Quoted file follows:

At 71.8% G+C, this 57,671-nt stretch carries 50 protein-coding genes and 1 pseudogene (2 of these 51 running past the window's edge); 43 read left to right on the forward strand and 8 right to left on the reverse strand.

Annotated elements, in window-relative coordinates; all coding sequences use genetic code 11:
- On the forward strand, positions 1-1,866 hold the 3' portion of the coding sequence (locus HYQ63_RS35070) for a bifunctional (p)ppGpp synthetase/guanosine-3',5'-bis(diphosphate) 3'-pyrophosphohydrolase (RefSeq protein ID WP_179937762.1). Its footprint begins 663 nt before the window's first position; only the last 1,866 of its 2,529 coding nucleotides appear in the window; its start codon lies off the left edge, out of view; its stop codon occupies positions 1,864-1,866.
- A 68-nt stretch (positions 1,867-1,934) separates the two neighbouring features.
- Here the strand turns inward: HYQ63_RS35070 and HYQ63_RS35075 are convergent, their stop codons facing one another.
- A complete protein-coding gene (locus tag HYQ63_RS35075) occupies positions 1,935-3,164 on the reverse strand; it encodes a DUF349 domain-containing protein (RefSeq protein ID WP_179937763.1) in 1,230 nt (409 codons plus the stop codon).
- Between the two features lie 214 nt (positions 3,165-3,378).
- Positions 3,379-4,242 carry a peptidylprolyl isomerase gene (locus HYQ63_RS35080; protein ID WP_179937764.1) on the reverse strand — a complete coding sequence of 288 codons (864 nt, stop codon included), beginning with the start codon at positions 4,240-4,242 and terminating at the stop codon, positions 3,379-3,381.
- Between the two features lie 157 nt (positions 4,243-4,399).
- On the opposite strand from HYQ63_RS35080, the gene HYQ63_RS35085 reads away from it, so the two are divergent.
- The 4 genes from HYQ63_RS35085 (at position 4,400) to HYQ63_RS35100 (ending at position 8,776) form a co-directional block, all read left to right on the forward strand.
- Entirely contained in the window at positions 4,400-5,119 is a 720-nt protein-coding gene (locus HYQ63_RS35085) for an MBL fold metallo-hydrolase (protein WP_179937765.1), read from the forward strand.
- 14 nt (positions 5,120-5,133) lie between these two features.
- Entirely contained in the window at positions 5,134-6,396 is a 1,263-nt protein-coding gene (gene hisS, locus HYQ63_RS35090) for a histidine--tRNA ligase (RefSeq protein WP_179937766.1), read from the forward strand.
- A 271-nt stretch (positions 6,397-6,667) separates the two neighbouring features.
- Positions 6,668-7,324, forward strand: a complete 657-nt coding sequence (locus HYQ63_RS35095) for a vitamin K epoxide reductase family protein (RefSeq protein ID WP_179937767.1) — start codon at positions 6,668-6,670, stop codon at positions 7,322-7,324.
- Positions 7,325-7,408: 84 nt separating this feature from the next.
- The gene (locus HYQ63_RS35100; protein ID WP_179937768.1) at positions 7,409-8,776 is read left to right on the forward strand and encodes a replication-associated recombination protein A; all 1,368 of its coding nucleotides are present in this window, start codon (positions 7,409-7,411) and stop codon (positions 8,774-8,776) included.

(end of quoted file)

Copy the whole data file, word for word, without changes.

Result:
At 71.8% G+C, this 57,671-nt stretch carries 50 protein-coding genes and 1 pseudogene (2 of these 51 running past the window's edge); 43 read left to right on the forward strand and 8 right to left on the reverse strand.

Annotated elements, in window-relative coordinates; all coding sequences use genetic code 11:
- On the forward strand, positions 1-1,866 hold the 3' portion of the coding sequence (locus HYQ63_RS35070) for a bifunctional (p)ppGpp synthetase/guanosine-3',5'-bis(diphosphate) 3'-pyrophosphohydrolase (RefSeq protein ID WP_179937762.1). Its footprint begins 663 nt before the window's first position; only the last 1,866 of its 2,529 coding nucleotides appear in the window; its start codon lies off the left edge, out of view; its stop codon occupies positions 1,864-1,866.
- A 68-nt stretch (positions 1,867-1,934) separates the two neighbouring features.
- Here the strand turns inward: HYQ63_RS35070 and HYQ63_RS35075 are convergent, their stop codons facing one another.
- A complete protein-coding gene (locus tag HYQ63_RS35075) occupies positions 1,935-3,164 on the reverse strand; it encodes a DUF349 domain-containing protein (RefSeq protein ID WP_179937763.1) in 1,230 nt (409 codons plus the stop codon).
- Between the two features lie 214 nt (positions 3,165-3,378).
- Positions 3,379-4,242 carry a peptidylprolyl isomerase gene (locus HYQ63_RS35080; protein ID WP_179937764.1) on the reverse strand — a complete coding sequence of 288 codons (864 nt, stop codon included), beginning with the start codon at positions 4,240-4,242 and terminating at the stop codon, positions 3,379-3,381.
- Between the two features lie 157 nt (positions 4,243-4,399).
- On the opposite strand from HYQ63_RS35080, the gene HYQ63_RS35085 reads away from it, so the two are divergent.
- The 4 genes from HYQ63_RS35085 (at position 4,400) to HYQ63_RS35100 (ending at position 8,776) form a co-directional block, all read left to right on the forward strand.
- Entirely contained in the window at positions 4,400-5,119 is a 720-nt protein-coding gene (locus HYQ63_RS35085) for an MBL fold metallo-hydrolase (protein WP_179937765.1), read from the forward strand.
- 14 nt (positions 5,120-5,133) lie between these two features.
- Entirely contained in the window at positions 5,134-6,396 is a 1,263-nt protein-coding gene (gene hisS, locus HYQ63_RS35090) for a histidine--tRNA ligase (RefSeq protein WP_179937766.1), read from the forward strand.
- A 271-nt stretch (positions 6,397-6,667) separates the two neighbouring features.
- Positions 6,668-7,324, forward strand: a complete 657-nt coding sequence (locus HYQ63_RS35095) for a vitamin K epoxide reductase family protein (RefSeq protein ID WP_179937767.1) — start codon at positions 6,668-6,670, stop codon at positions 7,322-7,324.
- Positions 7,325-7,408: 84 nt separating this feature from the next.
- The gene (locus HYQ63_RS35100; protein ID WP_179937768.1) at positions 7,409-8,776 is read left to right on the forward strand and encodes a replication-associated recombination protein A; all 1,368 of its coding nucleotides are present in this window, start codon (positions 7,409-7,411) and stop codon (positions 8,774-8,776) included.